In case you haven’t heard, Boy Scouts of America will now admit girls into its Cub Scouts program, and, within a few years, young women will participate in a version of the full Scouting program with the potential of earning the Eagle Scout rank.
On its face, this seems like a positive development. Young women who are interested in Scouting will now benefit from BSA’s unique opportunities to cultivate character in the same way young men have profited for more than a century.
BSA will also be able to boost its lagging numbers, and, as BSA officials argue, the new policy may help busy families who might prefer to put their children in one program rather than shuttle them back and forth to two.
“I’ve seen nothing that develops leadership skills and discipline like this organization,” said BSA’s national chairman, Randall Stephenson. “It is time to make these outstanding leadership development programs available to girls.”
Sounds perfect, right? Well, the Girl Scouts don’t seem to think so.
“We’ve had 105 years of supporting girls and a girl-only safe space,” Lisa Margosian, an officer for the Girl Scouts, said to The New York Times. “So much of a girl’s life is a life where she is in a coed environment, and we have so much research and data that suggests that girls really thrive in an environment where they can experiment, take risk and stretch themselves in the company of other girls.”
Margosian has a point.
It turns out that gender segregation in education has shown some benefits both for boys and girls. One study from Stetson University, comparing Florida Comprehensive Assessment Test results between single-gendered elementary school classrooms and co-ed classrooms, found that in coed classes, only 37 percent of boys scored “proficient.” But in single-sex classrooms 86 percent of boys scored “proficient.” For girls, the gap was 59 percent compared to 75 percent in same-sex classrooms.
Research also suggests that girls and boys develop at different paces. Scientists from the National Institute of Mental Health studied brain growth in girls and boys from ages 3 to 27 and found that the occipital lobe, which is related to visualization, “shows rapid development in girls 6 to 10 years old, while boys show the largest growth in this region after 14 years old.” Amy Novotney, writing in the American Psychological Association's publication Monitor on Psychology, also points to research showing “disparities in language processing between the sexes, concluding that the language areas of the brain in many 5-year-old boys look similar to that of many 3-year-old girls.”
While few dispute such differences, proponents of co-education say these differences do not merit radically divergent educational methods. The ACLU has challenged the legality of disparate teaching methods based on gender stereotyping, for example. And, others point out, if society has a problem with sexism, the solution should not be to simply remove one sex from the equation.
They each have valid points. Which brings us back to Boy Scouts and Girl Scouts.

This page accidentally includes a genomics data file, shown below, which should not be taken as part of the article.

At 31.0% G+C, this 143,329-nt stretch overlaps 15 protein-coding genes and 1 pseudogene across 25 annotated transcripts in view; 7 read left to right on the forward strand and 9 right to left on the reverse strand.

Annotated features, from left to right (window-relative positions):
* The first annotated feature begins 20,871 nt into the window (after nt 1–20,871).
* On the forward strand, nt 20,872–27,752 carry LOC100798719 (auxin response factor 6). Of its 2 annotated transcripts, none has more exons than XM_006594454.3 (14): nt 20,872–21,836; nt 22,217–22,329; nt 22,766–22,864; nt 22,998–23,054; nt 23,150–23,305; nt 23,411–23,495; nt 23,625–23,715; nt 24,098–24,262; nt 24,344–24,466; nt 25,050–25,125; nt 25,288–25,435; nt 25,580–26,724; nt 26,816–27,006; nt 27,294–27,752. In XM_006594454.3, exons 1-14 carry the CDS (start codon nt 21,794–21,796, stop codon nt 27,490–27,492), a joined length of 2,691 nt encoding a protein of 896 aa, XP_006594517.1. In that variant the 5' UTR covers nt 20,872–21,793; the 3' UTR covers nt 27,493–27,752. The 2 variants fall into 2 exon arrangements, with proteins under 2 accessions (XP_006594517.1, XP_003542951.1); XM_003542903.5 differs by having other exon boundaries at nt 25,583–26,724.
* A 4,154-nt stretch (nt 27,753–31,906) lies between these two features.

A single-gendered BSA had allowed parents of boys to have it both ways — their children could enroll in coed public schools while still having their child receive the benefits of an all-boy organization. It’s unclear to what extent the new policy will change this.
Meanwhile, BSA is hardly alone in its decision.
The all-male two-year college Deep Springs — known for its distinctive cattle ranch work-study program that provides students full-ride scholarships and a ticket to some of the nation’s most prestigious four-year universities — recently voted to enroll its first cohort of women in 2018, despite a lengthy legal challenge from trustees and alumni.
Meanwhile, Harvard announced last year that students who participate in single-sex clubs, including Harvard’s storied “finishing clubs,” will be barred from leadership positions and the ability to pursue various prestigious fellowships, including the Rhodes Scholarship.
While there are valid arguments for such changes, boys now lag behind girls in grades and in terms of educational attainment; young men without post-secondary training are also, inexplicably, dropping out of the workplace in surprising numbers.
Could a gender-segregated program like BSA help at-risk young men who might otherwise opt for fraternal connection through hypermasculinized street gangs?
Kenda Creasy Dean’s book, “Almost Christian: What the Faith of Our Teenagers is Telling the American Church,” suggests that one reason Mormon teens “were the least likely to engage in high-risk behavior and consistently were the most positive, healthy, hopeful, and self-aware teenagers” in her research, could have something to do with their exposure to numerous “religiously articulate adults” throughout their church experience.
In other words, mentors who “demonstrate how to approach their creed, community, and understandings of vocation” seem to help young people embody the community oritented values.
Helping boys to become productive citizens similarly requires mentors who have walked a similar path and can demonstrate healthy masculine virtues. Young women also need female mentors and role models. In its transition, BSA would do well not to neglect the specific needs of young men or young women as the organization now strives to cater to both.